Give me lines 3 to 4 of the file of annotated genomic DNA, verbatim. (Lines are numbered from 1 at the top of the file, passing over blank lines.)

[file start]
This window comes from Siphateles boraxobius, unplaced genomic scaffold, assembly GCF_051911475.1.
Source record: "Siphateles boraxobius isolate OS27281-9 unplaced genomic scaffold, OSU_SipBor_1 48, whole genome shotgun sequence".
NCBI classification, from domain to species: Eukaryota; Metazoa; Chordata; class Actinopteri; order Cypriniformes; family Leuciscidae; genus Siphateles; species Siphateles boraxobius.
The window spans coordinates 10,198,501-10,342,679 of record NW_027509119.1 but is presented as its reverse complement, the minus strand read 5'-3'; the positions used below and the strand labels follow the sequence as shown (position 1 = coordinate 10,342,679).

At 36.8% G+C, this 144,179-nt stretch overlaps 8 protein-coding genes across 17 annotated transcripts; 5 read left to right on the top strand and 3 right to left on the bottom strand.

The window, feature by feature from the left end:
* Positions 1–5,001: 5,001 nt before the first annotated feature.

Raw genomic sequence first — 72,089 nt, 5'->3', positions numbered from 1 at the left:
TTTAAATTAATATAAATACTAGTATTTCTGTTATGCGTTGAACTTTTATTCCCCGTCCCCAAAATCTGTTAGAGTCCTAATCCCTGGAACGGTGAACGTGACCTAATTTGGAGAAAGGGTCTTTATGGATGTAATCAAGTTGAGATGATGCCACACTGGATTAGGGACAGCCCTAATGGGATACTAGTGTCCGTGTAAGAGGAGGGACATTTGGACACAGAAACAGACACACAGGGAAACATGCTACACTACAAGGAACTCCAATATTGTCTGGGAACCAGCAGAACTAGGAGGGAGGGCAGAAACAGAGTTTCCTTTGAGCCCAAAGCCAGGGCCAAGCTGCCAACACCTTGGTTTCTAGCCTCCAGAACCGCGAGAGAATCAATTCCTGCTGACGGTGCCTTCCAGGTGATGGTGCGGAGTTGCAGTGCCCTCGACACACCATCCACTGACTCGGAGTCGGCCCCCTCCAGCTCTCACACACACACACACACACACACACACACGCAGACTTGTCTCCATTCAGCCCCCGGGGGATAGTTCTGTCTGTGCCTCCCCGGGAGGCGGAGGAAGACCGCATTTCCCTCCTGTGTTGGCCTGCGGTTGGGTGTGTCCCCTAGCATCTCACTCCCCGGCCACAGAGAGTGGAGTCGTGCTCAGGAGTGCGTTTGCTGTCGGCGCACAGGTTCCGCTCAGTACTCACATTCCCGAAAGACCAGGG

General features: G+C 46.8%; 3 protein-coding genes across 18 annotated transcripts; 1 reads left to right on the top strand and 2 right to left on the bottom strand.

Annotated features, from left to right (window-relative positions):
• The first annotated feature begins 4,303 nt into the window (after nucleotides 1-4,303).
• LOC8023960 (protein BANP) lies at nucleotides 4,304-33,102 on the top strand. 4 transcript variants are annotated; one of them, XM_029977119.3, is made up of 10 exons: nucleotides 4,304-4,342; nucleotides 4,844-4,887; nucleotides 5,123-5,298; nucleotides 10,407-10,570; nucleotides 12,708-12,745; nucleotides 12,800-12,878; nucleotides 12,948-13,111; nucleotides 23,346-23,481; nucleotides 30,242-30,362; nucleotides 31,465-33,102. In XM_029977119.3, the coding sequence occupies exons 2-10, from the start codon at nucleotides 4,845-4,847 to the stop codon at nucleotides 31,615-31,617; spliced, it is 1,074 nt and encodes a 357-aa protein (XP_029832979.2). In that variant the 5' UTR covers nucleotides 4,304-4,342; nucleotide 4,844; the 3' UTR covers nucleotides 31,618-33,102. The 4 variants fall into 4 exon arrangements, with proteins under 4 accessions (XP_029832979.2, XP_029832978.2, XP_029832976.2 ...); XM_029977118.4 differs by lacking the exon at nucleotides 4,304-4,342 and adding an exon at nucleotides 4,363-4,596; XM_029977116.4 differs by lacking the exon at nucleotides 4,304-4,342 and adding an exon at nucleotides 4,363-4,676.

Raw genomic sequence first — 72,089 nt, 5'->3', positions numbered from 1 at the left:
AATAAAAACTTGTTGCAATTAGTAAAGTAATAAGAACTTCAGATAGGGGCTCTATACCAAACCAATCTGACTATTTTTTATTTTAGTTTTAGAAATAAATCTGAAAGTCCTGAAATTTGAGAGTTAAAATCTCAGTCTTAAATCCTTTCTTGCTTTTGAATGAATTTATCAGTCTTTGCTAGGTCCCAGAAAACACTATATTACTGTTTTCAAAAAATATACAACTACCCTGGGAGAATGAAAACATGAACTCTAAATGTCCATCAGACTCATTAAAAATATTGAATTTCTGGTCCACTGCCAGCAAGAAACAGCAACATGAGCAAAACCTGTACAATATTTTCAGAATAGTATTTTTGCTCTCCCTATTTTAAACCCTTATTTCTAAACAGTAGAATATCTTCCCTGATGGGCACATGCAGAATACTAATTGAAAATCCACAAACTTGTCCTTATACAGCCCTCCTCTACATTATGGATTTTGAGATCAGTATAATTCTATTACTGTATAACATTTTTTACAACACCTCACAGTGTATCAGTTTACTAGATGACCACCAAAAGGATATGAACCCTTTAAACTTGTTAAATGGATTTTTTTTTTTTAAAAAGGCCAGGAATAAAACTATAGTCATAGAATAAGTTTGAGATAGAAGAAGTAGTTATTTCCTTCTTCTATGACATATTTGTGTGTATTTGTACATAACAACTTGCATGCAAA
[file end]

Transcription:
NCBI classification, from domain to species: Eukaryota; Metazoa; Chordata; class Actinopteri; order Cypriniformes; family Leuciscidae; genus Siphateles; species Siphateles boraxobius.
The window spans coordinates 10,198,501-10,342,679 of record NW_027509119.1 but is presented as its reverse complement, the minus strand read 5'-3'; the positions used below and the strand labels follow the sequence as shown (position 1 = coordinate 10,342,679).